The CCA is acutely aware that the profession is evolving, while the dynamics of health care delivery have altered. The determinates of success for health care professionals have shifted and, if chiropractic is serious about attracting bright minds and strong leaders, the profession needs to help open doors for its young members so that they can realize fulfilling and rewarding careers. In this, the CCA shows strong leadership, supporting and developing a framework for evidence-informed practice, creating opportunities in health care research and policy development and building a public health persona for chiropractic so that DCs are trained and recognized not only as spinal experts but also as qualified and active participants in improving population health.
It is this brand of leadership that will benefit the profession on a global scale, and Canadians certainly can – and do – take a lead role in bringing this about. Canadian organizations and their leaders are very cognizant of their responsibilities in the world of chiropractic and are also well positioned to propagate the message that the profession’s growth should be centred on bringing effective and safe patient care, as well as propagating healthy living choices, not only to Canadians but also to people around the world.
Finally, in the area of research, Canadian chiropractic scientists are uncontested leaders, and it is exciting to see that DCs not only in Canada but internationally are understanding and responding to this leadership. That was clearly seen when there was standing-room only attendance at the research forums at the WFC Congress in Montreal in 2009. An audience of that size and enthusiasm would never have been seen at a chiropractic research session even 10 years ago – there just wasn’t the awareness of the importance of research to chiropractic. This awareness is now alive and well across the profession all over the world.
CC: What can the profession in Canada learn from chiropractors in other areas of the world?
GS: At the WFC’s 12th Biennial Congress recently held in Brazil, a session was held that focused on the question of whether chiropractors should make any use of prescription drugs with their patients. Although a change in the WFC policy against the use of prescription medications was not an objective, one of the significant features of this discussion was that the profession, locally and globally, has reached an assured level of maturity. The WFC was able to engage chiropractors in a discussion that was politically charged but respectful to all points of view– there was no grandstanding but all who were present were engaged. It, once again, spoke highly of strong leadership such as that offered by the WFC, but it also spoke volumes about how the profession can now participate in a sophisticated, critical-thinking environment. Chiropractic is not threatened by this type of dialogue and ultimately it strengthens our core values.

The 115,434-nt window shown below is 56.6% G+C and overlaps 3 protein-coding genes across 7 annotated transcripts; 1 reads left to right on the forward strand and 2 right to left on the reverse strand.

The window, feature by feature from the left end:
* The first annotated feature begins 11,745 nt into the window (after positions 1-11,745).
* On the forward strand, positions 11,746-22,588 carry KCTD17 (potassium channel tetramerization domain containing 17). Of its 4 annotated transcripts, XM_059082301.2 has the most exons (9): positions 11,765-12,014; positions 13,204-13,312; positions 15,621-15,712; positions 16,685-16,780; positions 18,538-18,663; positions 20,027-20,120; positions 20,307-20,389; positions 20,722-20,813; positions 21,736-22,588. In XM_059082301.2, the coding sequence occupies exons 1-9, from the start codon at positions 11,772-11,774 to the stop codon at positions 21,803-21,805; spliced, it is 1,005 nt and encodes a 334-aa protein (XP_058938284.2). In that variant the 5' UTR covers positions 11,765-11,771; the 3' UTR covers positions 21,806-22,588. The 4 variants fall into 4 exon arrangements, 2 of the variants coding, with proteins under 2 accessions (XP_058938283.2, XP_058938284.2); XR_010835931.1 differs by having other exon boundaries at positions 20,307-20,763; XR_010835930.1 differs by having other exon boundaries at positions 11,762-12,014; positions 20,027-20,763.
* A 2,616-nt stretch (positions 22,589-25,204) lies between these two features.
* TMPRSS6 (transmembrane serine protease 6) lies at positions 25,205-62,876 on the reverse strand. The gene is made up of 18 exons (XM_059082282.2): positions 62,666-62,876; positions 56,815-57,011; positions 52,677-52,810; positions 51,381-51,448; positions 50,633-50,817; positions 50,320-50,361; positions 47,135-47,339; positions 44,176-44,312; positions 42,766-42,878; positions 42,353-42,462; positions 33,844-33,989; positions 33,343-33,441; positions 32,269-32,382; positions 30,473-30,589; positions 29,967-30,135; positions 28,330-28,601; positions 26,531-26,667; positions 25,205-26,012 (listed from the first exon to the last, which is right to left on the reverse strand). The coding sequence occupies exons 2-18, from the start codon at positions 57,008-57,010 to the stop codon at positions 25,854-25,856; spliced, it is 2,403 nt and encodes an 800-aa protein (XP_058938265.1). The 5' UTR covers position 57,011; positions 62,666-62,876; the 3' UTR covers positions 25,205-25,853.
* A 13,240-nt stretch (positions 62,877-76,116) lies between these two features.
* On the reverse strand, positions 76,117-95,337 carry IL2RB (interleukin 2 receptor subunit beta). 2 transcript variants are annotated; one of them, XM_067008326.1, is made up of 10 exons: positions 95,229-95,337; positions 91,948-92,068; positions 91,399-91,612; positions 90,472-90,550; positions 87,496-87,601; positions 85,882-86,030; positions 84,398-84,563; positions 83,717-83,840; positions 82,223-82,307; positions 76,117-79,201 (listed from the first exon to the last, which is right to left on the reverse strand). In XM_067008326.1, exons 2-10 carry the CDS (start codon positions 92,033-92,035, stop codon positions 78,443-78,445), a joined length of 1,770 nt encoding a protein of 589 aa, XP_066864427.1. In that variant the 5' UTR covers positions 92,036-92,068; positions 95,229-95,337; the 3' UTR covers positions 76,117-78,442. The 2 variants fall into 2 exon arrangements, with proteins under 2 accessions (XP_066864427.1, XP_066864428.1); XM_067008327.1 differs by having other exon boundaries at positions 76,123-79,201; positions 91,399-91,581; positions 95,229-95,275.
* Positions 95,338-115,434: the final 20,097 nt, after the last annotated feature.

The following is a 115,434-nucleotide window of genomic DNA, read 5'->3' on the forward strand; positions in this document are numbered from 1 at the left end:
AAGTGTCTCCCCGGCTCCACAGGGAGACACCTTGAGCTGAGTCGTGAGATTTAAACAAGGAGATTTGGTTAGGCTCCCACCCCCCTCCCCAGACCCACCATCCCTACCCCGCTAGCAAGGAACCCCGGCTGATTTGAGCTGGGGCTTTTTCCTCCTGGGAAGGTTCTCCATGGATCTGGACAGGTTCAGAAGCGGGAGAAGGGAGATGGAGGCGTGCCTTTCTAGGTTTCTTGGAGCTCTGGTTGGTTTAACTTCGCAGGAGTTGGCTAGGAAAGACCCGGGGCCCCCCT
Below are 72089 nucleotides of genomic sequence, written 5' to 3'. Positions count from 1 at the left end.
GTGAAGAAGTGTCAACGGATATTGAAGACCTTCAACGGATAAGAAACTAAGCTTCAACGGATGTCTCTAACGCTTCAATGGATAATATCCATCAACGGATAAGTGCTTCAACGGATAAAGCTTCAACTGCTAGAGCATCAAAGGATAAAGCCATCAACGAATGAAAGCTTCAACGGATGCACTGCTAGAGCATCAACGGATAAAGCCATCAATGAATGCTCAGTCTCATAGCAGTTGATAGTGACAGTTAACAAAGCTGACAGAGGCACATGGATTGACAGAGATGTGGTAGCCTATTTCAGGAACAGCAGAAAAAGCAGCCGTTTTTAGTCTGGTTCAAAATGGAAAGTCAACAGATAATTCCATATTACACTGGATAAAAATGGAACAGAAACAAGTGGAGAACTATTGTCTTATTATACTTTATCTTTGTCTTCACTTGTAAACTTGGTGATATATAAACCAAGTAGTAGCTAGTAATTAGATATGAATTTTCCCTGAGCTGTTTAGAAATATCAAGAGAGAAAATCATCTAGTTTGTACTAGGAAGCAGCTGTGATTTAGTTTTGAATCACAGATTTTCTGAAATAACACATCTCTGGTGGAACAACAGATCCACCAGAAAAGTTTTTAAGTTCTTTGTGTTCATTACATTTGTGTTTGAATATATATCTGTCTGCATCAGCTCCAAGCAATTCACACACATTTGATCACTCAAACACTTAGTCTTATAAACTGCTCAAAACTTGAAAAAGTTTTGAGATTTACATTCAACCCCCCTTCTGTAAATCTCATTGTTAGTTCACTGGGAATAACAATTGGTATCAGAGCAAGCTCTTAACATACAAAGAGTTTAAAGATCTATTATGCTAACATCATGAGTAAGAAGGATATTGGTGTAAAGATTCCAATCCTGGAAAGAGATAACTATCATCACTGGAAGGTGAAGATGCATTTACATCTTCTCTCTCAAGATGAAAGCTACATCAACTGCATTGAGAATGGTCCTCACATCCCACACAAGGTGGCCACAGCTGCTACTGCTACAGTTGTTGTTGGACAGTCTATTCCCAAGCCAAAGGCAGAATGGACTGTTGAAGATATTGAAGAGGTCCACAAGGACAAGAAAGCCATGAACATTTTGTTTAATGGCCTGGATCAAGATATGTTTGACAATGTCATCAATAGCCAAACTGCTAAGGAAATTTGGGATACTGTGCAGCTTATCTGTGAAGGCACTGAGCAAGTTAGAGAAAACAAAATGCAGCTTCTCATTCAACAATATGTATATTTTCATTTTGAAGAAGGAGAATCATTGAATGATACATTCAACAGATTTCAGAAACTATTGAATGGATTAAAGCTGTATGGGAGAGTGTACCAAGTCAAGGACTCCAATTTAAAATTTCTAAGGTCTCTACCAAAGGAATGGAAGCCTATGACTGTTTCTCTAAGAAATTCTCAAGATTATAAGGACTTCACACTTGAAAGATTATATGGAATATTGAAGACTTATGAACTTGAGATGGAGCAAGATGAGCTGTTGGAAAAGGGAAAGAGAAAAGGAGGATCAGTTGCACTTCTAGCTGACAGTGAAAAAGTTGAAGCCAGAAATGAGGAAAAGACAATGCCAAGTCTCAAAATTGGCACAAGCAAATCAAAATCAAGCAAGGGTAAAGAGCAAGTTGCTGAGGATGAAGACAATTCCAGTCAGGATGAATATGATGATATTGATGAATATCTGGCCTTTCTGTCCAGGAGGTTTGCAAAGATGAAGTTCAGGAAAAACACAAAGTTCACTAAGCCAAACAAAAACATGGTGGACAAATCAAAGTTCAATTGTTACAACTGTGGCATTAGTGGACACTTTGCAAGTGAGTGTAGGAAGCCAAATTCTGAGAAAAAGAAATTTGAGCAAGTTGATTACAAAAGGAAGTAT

Another thing we can learn from chiropractors elsewhere is that we in Canada must never be self-righteous. In Canada we come from very humble roots – DCs who went before us and made many sacrifices on behalf of the profession. To this day there are similar pioneers are out there in other countries, taking the road less traveled. We need to be thankful for what we have, and ready to help the pioneers in other countries.
We can help in the advancement of the profession globally by participating financially in strategic and supportive work of the WFC as individual members. Doing this through the WFC is the best option. The WFC could not accomplish its mission without the support, especially financial, of the major Canadian organizations, first and foremost the Canadian Chiropractic Association.
Finally, we can help by working with, and supporting, chiropractic students. Chiropractic students as well should not hesitate to share input and ideas with student leadership groups as well as the WFC. The WFC does much work within chiropractic education but has also partnered with the World Congress of Chiropractic Students (WCCS) in order to learn from students, absorbing and being influenced by their optimism regarding growth for a patient-centred profession, and developing a synergy that will result in today’s student leaders becoming the profession’s leaders tomorrow.
In conclusion, I stress again that the profession can realize rapid progress and huge results if we have strong leadership and a clear vision in mind. More than ever before, that vision must begin with patient-centred care – there is no other way forward in this era. Without losing its principles and values, chiropractic must be known as science- based, collaborative and mainstream.
I have fought many battles over the years, but I have enjoyed the challenges and seen many successes when we have the right people all pulling the rope in the same direction. And, increasingly, I have seen that Canadians can and must be leaders in the profession internationally.